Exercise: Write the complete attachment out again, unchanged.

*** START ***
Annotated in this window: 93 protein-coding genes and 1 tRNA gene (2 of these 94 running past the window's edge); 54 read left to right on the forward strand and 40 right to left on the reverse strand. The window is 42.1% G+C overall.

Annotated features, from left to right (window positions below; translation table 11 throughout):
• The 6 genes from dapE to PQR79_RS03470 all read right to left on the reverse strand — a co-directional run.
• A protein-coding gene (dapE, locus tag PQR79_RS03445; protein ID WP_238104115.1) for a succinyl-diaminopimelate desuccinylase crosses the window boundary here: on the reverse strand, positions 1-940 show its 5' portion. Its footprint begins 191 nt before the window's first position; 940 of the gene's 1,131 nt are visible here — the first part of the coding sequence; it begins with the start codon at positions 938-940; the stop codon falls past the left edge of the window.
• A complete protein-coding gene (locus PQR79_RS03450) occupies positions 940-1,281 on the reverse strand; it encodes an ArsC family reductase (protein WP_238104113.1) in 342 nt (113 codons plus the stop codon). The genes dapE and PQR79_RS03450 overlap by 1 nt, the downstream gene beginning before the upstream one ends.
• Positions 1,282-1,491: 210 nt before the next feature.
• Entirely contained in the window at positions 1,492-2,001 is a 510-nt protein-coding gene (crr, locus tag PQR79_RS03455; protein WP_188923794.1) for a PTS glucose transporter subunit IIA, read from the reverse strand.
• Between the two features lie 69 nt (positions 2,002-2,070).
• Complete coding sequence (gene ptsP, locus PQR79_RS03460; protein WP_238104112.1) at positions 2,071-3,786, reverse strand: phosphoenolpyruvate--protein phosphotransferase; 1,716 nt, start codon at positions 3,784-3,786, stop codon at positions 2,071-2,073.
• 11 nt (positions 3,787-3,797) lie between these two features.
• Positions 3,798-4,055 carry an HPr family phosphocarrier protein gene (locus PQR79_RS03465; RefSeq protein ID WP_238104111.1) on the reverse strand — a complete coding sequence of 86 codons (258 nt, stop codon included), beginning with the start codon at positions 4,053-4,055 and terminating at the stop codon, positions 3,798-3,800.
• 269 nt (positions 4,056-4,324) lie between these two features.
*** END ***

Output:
Annotated in this window: 93 protein-coding genes and 1 tRNA gene (2 of these 94 running past the window's edge); 54 read left to right on the forward strand and 40 right to left on the reverse strand. The window is 42.1% G+C overall.

Annotated features, from left to right (window positions below; translation table 11 throughout):
• The 6 genes from dapE to PQR79_RS03470 all read right to left on the reverse strand — a co-directional run.
• A protein-coding gene (dapE, locus tag PQR79_RS03445; protein ID WP_238104115.1) for a succinyl-diaminopimelate desuccinylase crosses the window boundary here: on the reverse strand, positions 1-940 show its 5' portion. Its footprint begins 191 nt before the window's first position; 940 of the gene's 1,131 nt are visible here — the first part of the coding sequence; it begins with the start codon at positions 938-940; the stop codon falls past the left edge of the window.
• A complete protein-coding gene (locus PQR79_RS03450) occupies positions 940-1,281 on the reverse strand; it encodes an ArsC family reductase (protein WP_238104113.1) in 342 nt (113 codons plus the stop codon). The genes dapE and PQR79_RS03450 overlap by 1 nt, the downstream gene beginning before the upstream one ends.
• Positions 1,282-1,491: 210 nt before the next feature.
• Entirely contained in the window at positions 1,492-2,001 is a 510-nt protein-coding gene (crr, locus tag PQR79_RS03455; protein WP_188923794.1) for a PTS glucose transporter subunit IIA, read from the reverse strand.
• Between the two features lie 69 nt (positions 2,002-2,070).
• Complete coding sequence (gene ptsP, locus PQR79_RS03460; protein WP_238104112.1) at positions 2,071-3,786, reverse strand: phosphoenolpyruvate--protein phosphotransferase; 1,716 nt, start codon at positions 3,784-3,786, stop codon at positions 2,071-2,073.
• 11 nt (positions 3,787-3,797) lie between these two features.
• Positions 3,798-4,055 carry an HPr family phosphocarrier protein gene (locus PQR79_RS03465; RefSeq protein ID WP_238104111.1) on the reverse strand — a complete coding sequence of 86 codons (258 nt, stop codon included), beginning with the start codon at positions 4,053-4,055 and terminating at the stop codon, positions 3,798-3,800.
• 269 nt (positions 4,056-4,324) lie between these two features.